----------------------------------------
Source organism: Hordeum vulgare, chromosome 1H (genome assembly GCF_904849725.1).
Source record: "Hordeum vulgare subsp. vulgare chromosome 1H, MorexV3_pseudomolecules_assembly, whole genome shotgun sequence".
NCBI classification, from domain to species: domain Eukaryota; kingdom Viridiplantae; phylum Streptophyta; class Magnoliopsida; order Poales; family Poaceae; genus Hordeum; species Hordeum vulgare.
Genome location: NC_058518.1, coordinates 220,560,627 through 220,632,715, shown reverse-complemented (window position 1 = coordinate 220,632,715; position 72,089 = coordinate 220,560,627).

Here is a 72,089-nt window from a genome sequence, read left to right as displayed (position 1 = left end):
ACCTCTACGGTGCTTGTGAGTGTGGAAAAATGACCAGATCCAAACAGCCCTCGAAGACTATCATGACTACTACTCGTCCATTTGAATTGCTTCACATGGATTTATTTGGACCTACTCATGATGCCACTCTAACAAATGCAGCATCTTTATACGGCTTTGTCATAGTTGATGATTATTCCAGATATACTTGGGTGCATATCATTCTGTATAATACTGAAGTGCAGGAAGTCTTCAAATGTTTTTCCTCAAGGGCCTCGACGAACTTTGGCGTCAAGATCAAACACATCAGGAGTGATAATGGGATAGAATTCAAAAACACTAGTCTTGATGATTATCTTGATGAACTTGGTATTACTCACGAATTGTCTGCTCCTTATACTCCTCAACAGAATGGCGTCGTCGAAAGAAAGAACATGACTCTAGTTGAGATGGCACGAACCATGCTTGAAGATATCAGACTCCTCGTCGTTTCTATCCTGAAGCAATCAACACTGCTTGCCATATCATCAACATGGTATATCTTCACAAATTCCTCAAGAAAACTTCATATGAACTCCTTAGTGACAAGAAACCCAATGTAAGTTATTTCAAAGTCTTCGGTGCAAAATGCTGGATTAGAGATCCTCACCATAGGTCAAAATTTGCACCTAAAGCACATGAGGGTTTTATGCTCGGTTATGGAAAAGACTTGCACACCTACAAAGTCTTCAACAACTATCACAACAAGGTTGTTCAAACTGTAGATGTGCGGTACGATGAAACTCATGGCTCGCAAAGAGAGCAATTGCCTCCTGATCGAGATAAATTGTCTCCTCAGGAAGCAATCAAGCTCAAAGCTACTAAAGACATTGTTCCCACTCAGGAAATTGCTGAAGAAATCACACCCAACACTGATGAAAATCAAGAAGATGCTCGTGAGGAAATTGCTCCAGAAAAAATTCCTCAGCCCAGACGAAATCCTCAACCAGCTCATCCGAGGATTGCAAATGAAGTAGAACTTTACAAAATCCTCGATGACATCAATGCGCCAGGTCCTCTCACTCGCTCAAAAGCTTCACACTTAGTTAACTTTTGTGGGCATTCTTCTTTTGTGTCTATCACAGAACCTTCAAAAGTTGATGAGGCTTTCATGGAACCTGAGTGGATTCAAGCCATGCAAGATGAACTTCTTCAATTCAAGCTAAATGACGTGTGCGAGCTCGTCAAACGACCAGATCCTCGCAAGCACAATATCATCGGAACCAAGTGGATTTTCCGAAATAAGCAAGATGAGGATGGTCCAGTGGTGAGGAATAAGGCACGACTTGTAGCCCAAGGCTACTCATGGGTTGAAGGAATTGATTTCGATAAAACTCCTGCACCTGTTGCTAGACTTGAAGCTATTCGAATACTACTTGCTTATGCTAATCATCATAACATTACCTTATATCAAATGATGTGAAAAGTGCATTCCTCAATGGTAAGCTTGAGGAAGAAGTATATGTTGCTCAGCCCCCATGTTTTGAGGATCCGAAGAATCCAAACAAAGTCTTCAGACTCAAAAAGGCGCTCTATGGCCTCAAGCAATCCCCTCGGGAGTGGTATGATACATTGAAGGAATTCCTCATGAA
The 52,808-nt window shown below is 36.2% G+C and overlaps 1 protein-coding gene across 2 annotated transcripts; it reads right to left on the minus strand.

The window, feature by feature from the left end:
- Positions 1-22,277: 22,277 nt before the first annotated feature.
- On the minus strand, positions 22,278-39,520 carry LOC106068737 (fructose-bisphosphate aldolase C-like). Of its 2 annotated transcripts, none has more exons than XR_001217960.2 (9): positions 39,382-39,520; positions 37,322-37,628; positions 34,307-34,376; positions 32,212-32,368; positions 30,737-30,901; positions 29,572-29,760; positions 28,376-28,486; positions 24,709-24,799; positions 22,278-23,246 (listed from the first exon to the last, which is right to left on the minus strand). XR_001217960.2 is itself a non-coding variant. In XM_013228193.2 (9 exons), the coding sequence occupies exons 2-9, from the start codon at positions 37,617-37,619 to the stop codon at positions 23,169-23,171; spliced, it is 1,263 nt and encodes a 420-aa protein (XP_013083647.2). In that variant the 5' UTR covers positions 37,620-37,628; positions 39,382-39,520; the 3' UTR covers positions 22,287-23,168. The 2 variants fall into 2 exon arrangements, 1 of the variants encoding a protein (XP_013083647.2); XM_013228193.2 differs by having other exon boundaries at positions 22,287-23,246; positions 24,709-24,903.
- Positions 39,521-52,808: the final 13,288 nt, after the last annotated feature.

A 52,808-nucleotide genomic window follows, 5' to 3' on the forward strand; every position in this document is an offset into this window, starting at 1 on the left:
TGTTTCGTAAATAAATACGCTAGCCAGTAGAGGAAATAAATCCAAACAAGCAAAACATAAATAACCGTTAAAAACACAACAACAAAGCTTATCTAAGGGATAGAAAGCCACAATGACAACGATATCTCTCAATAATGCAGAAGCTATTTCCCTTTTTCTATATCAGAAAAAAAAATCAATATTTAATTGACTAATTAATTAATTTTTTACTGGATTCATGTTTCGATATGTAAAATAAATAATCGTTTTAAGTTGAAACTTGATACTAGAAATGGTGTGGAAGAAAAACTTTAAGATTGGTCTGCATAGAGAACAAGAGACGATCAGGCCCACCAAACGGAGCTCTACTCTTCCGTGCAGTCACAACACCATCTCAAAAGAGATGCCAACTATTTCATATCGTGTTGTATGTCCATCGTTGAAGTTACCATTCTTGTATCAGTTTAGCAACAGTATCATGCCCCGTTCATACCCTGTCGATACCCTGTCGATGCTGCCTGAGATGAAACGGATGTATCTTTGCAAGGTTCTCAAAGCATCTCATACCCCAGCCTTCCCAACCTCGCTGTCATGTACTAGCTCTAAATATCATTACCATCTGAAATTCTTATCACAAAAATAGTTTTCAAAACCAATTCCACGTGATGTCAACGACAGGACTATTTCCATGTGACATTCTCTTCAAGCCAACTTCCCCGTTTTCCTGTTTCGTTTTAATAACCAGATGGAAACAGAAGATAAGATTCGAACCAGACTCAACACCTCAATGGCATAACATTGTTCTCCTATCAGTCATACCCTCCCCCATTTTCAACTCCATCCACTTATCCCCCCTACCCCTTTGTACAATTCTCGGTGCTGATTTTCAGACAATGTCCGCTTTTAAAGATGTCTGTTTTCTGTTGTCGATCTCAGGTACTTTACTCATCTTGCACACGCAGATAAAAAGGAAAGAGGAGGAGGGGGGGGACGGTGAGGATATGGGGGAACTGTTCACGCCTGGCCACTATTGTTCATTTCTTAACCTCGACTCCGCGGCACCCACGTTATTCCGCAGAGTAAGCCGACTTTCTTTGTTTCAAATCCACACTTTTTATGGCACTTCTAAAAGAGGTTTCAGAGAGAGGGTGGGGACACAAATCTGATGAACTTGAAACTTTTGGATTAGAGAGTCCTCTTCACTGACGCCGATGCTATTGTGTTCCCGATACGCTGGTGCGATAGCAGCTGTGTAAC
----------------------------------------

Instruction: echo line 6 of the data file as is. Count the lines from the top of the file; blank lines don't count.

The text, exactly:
ACCTCTACGGTGCTTGTGAGTGTGGAAAAATGACCAGATCCAAACAGCCCTCGAAGACTATCATGACTACTACTCGTCCATTTGAATTGCTTCACATGGATTTATTTGGACCTACTCATGATGCCACTCTAACAAATGCAGCATCTTTATACGGCTTTGTCATAGTTGATGATTATTCCAGATATACTTGGGTGCATATCATTCTGTATAATACTGAAGTGCAGGAAGTCTTCAAATGTTTTTCCTCAAGGGCCTCGACGAACTTTGGCGTCAAGATCAAACACATCAGGAGTGATAATGGGATAGAATTCAAAAACACTAGTCTTGATGATTATCTTGATGAACTTGGTATTACTCACGAATTGTCTGCTCCTTATACTCCTCAACAGAATGGCGTCGTCGAAAGAAAGAACATGACTCTAGTTGAGATGGCACGAACCATGCTTGAAGATATCAGACTCCTCGTCGTTTCTATCCTGAAGCAATCAACACTGCTTGCCATATCATCAACATGGTATATCTTCACAAATTCCTCAAGAAAACTTCATATGAACTCCTTAGTGACAAGAAACCCAATGTAAGTTATTTCAAAGTCTTCGGTGCAAAATGCTGGATTAGAGATCCTCACCATAGGTCAAAATTTGCACCTAAAGCACATGAGGGTTTTATGCTCGGTTATGGAAAAGACTTGCACACCTACAAAGTCTTCAACAACTATCACAACAAGGTTGTTCAAACTGTAGATGTGCGGTACGATGAAACTCATGGCTCGCAAAGAGAGCAATTGCCTCCTGATCGAGATAAATTGTCTCCTCAGGAAGCAATCAAGCTCAAAGCTACTAAAGACATTGTTCCCACTCAGGAAATTGCTGAAGAAATCACACCCAACACTGATGAAAATCAAGAAGATGCTCGTGAGGAAATTGCTCCAGAAAAAATTCCTCAGCCCAGACGAAATCCTCAACCAGCTCATCCGAGGATTGCAAATGAAGTAGAACTTTACAAAATCCTCGATGACATCAATGCGCCAGGTCCTCTCACTCGCTCAAAAGCTTCACACTTAGTTAACTTTTGTGGGCATTCTTCTTTTGTGTCTATCACAGAACCTTCAAAAGTTGATGAGGCTTTCATGGAACCTGAGTGGATTCAAGCCATGCAAGATGAACTTCTTCAATTCAAGCTAAATGACGTGTGCGAGCTCGTCAAACGACCAGATCCTCGCAAGCACAATATCATCGGAACCAAGTGGATTTTCCGAAATAAGCAAGATGAGGATGGTCCAGTGGTGAGGAATAAGGCACGACTTGTAGCCCAAGGCTACTCATGGGTTGAAGGAATTGATTTCGATAAAACTCCTGCACCTGTTGCTAGACTTGAAGCTATTCGAATACTACTTGCTTATGCTAATCATCATAACATTACCTTATATCAAATGATGTGAAAAGTGCATTCCTCAATGGTAAGCTTGAGGAAGAAGTATATGTTGCTCAGCCCCCATGTTTTGAGGATCCGAAGAATCCAAACAAAGTCTTCAGACTCAAAAAGGCGCTCTATGGCCTCAAGCAATCCCCTCGGGAGTGGTATGATACATTGAAGGAATTCCTCATGAA